“If you don’t hack your systems, someone else will.” The latest data breach statistics (IBM / Verizon / OSFDB) prove the conventional wisdom is still valid. The AT&T “hacking” case of Andrew “Weev” Auernheimer made me revisit my 2007 views on hacking and responsible disclosure, especially in light of the changes in the field since my article was published.
Weev’s case forces one to try to reconcile contradictory views: on one hand, the greater good was served because AT&T fixed a hole that easily exposed much sensitive personal information of their iPad users. On the other hand, after inspection of his code on Git, there is no reason to think it’s not a case of parameter tampering and clearly illegal.
In the broader picture, society needs people who can and are willing to expose information security issues that clearly hurt individuals (or groups of people) either physically or in regards to their privacy. We need a way to give people who have the technical prowess the ability to legally search and report what they find thereby improving and strengthening society.
With the disclosure that Nation-States continuously hack computer infrastructures and the development of industry bug bounty programs offered by Facebook, Microsoft and Google it seems to me it’s time — and society is ready — to legalize hacking. Legalization does not mean we should give just anyone free reign to research another’s online infrastructure property. While I’m not looking to lay out an entire program in this short op-ed, I image such a program would be similar to Facebook’s bug bounty program: the researcher would most likely be required to register (or create a test account) and be looking for specific types of vulnerabilities in order to legitimately engage in the activity. Companies and government entities would be required to have procedures for receiving and fixing reported vulnerabilities disclosed to them through the “hacking” channel in a timely fashion.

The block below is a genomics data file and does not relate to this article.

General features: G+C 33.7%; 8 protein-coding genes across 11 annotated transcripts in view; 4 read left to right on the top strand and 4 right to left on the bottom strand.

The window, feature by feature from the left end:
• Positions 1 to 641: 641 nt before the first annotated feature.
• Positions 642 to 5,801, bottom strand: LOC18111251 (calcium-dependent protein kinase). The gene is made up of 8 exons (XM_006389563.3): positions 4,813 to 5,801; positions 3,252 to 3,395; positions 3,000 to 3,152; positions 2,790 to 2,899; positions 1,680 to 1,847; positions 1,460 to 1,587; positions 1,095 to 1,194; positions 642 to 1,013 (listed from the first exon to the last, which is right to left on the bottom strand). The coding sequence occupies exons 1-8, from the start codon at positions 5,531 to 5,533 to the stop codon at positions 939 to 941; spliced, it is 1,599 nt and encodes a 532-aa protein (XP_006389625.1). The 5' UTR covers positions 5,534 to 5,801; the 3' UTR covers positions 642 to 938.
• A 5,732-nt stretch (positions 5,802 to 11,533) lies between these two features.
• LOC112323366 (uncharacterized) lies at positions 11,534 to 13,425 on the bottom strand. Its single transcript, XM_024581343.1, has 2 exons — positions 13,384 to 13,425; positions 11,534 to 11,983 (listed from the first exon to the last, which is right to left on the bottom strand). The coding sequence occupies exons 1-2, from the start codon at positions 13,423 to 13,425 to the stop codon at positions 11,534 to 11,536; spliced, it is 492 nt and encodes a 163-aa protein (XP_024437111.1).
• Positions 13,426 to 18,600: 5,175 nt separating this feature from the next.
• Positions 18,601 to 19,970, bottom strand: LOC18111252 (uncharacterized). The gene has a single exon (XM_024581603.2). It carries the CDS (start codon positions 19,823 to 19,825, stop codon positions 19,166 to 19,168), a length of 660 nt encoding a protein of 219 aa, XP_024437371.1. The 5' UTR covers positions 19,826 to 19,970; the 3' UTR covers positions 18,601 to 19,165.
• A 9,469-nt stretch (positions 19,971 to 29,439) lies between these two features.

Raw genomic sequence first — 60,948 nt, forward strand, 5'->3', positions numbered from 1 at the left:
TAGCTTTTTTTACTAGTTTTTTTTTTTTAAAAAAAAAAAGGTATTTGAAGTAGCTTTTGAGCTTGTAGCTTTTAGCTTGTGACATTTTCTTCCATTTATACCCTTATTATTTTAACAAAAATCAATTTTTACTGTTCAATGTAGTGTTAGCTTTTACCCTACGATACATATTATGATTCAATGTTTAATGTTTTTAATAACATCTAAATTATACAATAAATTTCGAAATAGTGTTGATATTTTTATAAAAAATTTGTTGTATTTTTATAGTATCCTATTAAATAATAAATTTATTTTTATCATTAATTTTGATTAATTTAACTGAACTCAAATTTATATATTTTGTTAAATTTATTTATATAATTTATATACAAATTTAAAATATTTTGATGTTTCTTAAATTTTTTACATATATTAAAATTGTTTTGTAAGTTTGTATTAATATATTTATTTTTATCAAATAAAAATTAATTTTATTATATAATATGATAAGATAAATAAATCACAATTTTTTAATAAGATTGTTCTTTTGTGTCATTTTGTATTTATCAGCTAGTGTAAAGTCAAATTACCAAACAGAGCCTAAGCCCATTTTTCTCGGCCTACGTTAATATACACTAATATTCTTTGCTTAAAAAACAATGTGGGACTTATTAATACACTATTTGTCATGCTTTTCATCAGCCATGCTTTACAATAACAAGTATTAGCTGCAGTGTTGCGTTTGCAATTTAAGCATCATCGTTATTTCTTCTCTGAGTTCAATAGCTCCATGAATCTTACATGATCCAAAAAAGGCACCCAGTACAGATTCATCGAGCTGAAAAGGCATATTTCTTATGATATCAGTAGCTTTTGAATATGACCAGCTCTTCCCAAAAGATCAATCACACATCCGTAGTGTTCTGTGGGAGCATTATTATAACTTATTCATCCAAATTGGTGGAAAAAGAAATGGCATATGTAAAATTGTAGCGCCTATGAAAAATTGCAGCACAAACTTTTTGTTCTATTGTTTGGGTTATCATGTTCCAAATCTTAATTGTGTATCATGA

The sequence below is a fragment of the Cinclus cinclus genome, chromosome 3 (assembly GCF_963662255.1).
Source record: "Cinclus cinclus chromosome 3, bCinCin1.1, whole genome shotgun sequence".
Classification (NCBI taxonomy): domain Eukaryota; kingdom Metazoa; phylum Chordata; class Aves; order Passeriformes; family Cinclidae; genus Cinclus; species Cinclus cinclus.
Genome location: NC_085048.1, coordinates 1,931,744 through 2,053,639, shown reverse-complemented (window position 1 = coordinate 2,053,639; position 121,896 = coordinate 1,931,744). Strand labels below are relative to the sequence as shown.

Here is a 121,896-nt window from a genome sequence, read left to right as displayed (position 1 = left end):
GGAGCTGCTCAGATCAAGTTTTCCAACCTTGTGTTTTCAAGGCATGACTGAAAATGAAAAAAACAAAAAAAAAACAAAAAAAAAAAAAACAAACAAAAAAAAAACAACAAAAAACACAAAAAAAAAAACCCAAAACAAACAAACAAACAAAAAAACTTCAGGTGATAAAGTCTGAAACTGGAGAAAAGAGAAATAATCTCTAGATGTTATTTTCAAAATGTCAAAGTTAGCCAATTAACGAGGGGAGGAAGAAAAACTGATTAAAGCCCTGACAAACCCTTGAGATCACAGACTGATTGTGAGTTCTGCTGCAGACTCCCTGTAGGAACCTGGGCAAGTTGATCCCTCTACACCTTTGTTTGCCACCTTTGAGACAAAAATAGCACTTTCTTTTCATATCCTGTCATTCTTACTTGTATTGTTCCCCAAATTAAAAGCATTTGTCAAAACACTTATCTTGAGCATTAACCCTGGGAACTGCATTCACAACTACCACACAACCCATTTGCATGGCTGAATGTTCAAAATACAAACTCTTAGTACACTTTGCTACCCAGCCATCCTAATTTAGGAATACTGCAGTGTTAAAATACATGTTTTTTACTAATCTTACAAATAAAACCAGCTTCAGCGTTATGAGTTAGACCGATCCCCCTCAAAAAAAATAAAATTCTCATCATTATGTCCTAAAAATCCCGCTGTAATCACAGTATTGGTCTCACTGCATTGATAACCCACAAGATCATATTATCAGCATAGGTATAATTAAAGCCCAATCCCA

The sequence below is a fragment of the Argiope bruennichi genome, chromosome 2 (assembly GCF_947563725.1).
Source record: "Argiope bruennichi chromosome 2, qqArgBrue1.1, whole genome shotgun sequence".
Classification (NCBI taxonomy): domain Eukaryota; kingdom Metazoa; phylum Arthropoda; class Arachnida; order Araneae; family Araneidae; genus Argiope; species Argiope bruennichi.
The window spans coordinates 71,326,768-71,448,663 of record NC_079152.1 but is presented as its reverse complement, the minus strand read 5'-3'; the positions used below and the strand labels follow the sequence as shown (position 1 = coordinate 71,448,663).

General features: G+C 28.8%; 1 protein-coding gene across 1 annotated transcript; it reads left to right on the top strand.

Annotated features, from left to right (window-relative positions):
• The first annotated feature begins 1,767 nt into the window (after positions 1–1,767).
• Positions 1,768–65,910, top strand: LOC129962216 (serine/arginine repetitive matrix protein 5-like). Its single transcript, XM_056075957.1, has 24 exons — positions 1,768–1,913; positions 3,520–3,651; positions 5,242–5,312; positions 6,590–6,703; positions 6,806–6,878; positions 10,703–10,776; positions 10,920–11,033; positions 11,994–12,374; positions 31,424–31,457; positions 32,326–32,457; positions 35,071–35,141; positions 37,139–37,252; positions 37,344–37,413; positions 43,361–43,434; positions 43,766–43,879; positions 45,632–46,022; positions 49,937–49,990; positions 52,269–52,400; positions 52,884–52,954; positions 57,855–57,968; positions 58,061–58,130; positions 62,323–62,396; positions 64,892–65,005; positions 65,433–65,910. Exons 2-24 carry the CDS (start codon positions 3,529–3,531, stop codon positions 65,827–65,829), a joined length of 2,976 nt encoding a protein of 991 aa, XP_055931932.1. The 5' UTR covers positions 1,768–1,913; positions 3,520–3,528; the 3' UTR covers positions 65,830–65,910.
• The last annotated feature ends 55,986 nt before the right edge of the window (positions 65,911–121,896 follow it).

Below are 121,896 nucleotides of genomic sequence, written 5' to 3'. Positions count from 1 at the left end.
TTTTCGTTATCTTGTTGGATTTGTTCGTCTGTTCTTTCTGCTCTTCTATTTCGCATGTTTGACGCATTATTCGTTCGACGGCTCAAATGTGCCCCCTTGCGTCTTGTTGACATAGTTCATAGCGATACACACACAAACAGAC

“If you don’t hack your systems, someone else will.” That “someone else” already has, now we must. Legalize hacking now!
A logical alternative theory of who targeted Iran:
In 2008, China decided to assist the IAEA inspectors after it learned that Iran was in possession of blueprints to shape uranium metal into warheads, according to this article in The Telegraph. That same article discloses that Chinese designs for centerfuges were discovered in Iran, supplied via Pakistan’s AQ Khan.
On April 13, 2010, Beijing reiterated its opposition to Iran’s goal to develop nuclear weapons capabilities while stating that sanctions against Iran would be counter-productive. In other words, the PRC wanted to support its third largest supplier of oil (after Saudi Arabia and Angola) while at the same time seeking ways to get Iran to stop its uranium fuel enrichment program. What better way to accomplish that goal than by covertly creating a virus that will sabotage Natanz’ centerfuges in a way that simulates mechanical failure while overtly supporting the Iranian government by opposing sanctions pushed by the U.S. It’s both simple and elegant.
Bottom line: we’ll never know unless someone comes forward.
The New York Times ran a story on how China is under constant security attacks and how vulnerable their infrastructure may be:
Despite China’s robust technological abilities, its cyber defenses are almost certainly more porous than those of the United States, American experts say. To cite one glaring example, even Chinese government computers are frequently equipped with pirated software from Microsoft, they say. That means many users miss out on security upgrades, available to paying users, that fix security breaches exploited by hackers. (emphasis mine)